Use Databricks compute with your jobs
When you run a Databricks job, the tasks configured as part of the job run on Databricks compute, either a cluster or a SQL warehouse depending on the task type. Selecting the compute type and configuration options is important when you operationalize a job. This article provides a guide to using Databricks compute resources to run your jobs.
Choose the correct cluster type for your job
New Job Clusters are dedicated clusters for a job or task run. A shared job cluster is created and started when the first task using the cluster starts and terminates after the last task using the cluster completes. The cluster is not terminated when idle but terminates only after all tasks using it have completed. If a shared job cluster fails or is terminated before all tasks have finished, a new cluster is created. A cluster scoped to a single task is created and started when the task starts and terminates when the task completes. In production, Databricks recommends using new shared or task scoped clusters so that each job or task runs in a fully isolated environment.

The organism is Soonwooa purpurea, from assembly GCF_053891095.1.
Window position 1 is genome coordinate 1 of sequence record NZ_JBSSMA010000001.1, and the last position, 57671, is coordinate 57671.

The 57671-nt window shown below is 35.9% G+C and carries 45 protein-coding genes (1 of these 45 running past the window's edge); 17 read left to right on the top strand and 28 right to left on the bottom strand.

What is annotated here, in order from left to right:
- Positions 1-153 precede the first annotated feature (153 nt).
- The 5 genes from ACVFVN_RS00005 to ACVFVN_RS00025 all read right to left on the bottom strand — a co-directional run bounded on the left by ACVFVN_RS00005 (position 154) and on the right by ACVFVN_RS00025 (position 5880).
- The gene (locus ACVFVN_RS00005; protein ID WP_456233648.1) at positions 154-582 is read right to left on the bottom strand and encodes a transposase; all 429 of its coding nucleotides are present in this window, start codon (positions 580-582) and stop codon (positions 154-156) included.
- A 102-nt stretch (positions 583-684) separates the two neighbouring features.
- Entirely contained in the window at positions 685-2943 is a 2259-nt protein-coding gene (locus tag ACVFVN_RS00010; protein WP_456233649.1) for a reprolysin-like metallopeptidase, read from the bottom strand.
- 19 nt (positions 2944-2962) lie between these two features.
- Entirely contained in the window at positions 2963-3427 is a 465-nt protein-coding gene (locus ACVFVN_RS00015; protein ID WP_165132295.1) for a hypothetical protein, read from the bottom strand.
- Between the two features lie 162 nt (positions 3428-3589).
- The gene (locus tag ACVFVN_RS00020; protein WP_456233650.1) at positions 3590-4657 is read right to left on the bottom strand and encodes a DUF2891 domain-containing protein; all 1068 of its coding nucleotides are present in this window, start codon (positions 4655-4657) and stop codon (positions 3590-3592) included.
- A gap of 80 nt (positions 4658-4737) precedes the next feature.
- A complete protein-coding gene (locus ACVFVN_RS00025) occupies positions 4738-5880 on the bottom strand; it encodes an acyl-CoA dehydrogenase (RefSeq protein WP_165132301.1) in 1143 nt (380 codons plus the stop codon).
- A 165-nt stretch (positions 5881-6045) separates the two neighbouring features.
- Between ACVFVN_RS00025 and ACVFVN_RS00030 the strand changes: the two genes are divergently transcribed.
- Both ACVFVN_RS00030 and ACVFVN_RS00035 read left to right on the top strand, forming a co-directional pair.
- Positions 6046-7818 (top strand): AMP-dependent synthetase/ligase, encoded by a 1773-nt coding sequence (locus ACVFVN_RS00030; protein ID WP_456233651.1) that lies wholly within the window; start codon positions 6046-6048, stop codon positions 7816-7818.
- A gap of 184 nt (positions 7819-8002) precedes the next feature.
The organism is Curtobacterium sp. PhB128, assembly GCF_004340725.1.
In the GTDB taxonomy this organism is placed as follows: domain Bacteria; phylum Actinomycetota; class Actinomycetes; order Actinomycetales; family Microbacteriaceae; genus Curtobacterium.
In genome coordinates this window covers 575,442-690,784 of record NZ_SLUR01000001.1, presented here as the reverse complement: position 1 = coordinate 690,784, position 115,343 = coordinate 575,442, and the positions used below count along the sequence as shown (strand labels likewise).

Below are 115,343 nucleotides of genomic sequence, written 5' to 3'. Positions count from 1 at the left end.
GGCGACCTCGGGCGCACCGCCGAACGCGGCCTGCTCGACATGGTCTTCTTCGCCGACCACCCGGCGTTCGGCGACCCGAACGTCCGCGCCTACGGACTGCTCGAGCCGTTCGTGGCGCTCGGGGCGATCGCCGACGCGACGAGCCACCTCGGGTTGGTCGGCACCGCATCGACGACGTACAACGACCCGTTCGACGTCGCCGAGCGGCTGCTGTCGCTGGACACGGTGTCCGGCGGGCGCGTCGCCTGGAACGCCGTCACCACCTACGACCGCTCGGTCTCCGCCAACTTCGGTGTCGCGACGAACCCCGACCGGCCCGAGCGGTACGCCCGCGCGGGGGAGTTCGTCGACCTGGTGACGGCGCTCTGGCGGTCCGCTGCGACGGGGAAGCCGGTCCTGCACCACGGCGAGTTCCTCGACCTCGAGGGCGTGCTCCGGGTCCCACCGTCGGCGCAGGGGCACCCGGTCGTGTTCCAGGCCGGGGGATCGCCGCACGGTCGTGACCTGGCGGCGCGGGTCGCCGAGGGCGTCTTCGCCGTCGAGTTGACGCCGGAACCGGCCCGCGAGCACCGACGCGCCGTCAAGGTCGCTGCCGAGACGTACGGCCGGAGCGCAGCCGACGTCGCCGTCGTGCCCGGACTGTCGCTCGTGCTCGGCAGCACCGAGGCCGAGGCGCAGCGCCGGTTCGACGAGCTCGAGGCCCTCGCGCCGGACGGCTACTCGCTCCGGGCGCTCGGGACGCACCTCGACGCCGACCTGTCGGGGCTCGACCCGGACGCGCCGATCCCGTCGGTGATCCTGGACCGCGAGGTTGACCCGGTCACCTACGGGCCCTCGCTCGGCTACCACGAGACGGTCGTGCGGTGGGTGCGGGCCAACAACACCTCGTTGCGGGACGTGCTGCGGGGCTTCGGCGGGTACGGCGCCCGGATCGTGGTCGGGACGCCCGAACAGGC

When you run a task on a new cluster, the task is treated as a data engineering (task) workload, subject to the task workload pricing. When you run a task on an existing all-purpose cluster, the task is treated as a data analytics (all-purpose) workload, subject to all-purpose workload pricing.
If you select a terminated existing cluster and the job owner has Can Restart permission, Databricks starts the cluster when the job is scheduled to run.
Existing all-purpose clusters work best for tasks such as updating dashboards at regular intervals.
Use a pool to reduce cluster start times
To decrease new job cluster start time, create a pool and configure the job’s cluster to use the pool.
Automatic availability zones
To take advantage of automatic availability zones (Auto-AZ), you must enable it with the Clusters API, setting
aws_attributes.zone_id = "auto". See Availability zones.